Lighting Tips for Your Photographs
When it comes to professional looking photographs, there’s much to be said about lighting. Good lighting is one of the fundamental skills that every photographer must learn – whether they’re shooting products and fashion models in a studio or snapping photos at an event.
The right lighting can help set the mood of your images and will help you construct your composition. Playing with shadows will help you highlight certain parts of your images and help you direct the viewer’s eye.
Whether you’re shooting portraits or candids, presenting your subject matter in the “best light” can really make a difference to your portfolio. Here are some of the fundamentals of lighting for taking photos at any occasion:
Three point lighting – when it comes to portrait photography, professionals all talk about “3-point lighting”. When lighting up your subject, you should consider three sources of light:
– Key light – this is your primary light source that will be seen as the most visible light source in your image.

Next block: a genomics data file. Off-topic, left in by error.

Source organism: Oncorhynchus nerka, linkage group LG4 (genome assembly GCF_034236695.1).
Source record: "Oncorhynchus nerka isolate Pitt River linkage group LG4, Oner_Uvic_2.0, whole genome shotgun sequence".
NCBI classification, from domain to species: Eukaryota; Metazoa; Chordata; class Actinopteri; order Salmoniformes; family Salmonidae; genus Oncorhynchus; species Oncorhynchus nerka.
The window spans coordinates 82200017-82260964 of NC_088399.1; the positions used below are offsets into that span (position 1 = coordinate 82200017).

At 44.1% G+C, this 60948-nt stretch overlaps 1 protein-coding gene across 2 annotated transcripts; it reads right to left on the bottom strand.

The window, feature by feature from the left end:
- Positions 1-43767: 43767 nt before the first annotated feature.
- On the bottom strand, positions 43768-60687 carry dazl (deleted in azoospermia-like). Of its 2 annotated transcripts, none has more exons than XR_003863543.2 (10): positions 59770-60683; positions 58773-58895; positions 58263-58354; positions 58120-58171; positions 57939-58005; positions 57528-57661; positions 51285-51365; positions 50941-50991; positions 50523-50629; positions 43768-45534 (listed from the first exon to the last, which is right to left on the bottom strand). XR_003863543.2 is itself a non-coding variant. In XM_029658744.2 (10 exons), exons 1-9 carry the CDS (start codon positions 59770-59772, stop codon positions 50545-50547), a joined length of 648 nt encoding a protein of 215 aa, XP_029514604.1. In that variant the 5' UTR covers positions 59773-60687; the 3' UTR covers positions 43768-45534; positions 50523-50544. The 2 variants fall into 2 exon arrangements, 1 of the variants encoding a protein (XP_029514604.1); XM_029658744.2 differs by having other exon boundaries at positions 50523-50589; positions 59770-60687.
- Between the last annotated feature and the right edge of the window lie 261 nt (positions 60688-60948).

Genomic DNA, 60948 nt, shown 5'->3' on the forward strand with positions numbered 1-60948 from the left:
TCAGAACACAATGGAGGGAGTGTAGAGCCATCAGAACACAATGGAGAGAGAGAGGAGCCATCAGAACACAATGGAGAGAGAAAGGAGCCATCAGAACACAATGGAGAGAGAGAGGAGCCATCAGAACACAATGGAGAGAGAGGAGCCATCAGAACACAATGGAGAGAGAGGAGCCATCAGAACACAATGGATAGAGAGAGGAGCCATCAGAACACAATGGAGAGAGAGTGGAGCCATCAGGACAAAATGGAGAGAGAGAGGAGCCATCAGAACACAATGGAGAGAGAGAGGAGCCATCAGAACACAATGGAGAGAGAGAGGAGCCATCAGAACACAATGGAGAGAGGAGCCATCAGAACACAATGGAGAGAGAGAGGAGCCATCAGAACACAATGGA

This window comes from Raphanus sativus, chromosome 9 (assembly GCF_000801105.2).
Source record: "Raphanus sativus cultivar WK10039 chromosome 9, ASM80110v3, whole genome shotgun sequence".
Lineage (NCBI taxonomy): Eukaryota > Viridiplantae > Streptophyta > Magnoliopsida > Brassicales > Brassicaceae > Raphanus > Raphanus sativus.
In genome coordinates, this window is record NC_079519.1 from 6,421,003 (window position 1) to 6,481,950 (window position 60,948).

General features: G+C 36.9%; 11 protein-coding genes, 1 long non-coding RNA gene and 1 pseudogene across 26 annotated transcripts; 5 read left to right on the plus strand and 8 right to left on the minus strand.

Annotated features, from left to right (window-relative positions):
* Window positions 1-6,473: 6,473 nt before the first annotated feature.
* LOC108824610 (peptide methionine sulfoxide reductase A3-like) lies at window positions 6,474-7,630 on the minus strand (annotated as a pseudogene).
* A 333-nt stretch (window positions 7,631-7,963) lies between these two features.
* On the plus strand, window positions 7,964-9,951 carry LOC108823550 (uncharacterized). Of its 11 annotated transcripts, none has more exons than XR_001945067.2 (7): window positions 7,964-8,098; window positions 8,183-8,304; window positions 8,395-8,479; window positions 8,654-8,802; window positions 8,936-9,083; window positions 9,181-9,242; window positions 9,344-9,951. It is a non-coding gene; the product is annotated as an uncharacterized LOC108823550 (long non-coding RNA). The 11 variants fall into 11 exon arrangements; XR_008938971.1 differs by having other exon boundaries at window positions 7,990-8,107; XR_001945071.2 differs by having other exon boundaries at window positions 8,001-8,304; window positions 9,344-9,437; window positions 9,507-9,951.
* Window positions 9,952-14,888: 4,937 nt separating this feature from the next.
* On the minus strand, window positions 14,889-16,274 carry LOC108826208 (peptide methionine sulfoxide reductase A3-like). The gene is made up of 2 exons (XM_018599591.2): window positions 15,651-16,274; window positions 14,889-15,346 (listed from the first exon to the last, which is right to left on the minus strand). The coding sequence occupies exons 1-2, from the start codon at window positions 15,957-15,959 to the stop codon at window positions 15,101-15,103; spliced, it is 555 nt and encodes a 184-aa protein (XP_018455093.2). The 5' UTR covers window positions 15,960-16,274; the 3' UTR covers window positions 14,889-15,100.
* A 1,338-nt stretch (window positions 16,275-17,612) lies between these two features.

– Fill light – the main purpose of this softer light is to lessen the severity of shadows and give some more gradient variations. Fill lights are usually no more than half as bright as the key light. You can also use reflectors to try and direct light towards your subject to minimise the appearance of shadows.
– Rim light – the rim light is also known as the backlight and is placed behind the subject. This helps to create a “highlighting” effect around your subject to make him or her stand out from the background.
Rethink your flash – the built in flash unit in your DSLR camera can be handy tool, if you use it properly. Instead of using it as a source of illumination in dark scenarios (which can lead to washed out skin tones) think of your flash as a “fill in” that will help bring out the features of your subject in ambient lighting. Think of your flash as a highlighting tool. Meanwhile, an external flash will be an invaluable addition to your collection of camera accessories.
Understand the environment – unless you’re in a controlled studio situation, you will usually have to account for and work with the existing lighting of your environment. When shooting outdoors bright daylight will be most effective as a key light, so try and face your subject towards the sun. Otherwise, a cloudy or overcast day will give you ample shadow free fill light and allow you to illuminate your subject from any direction.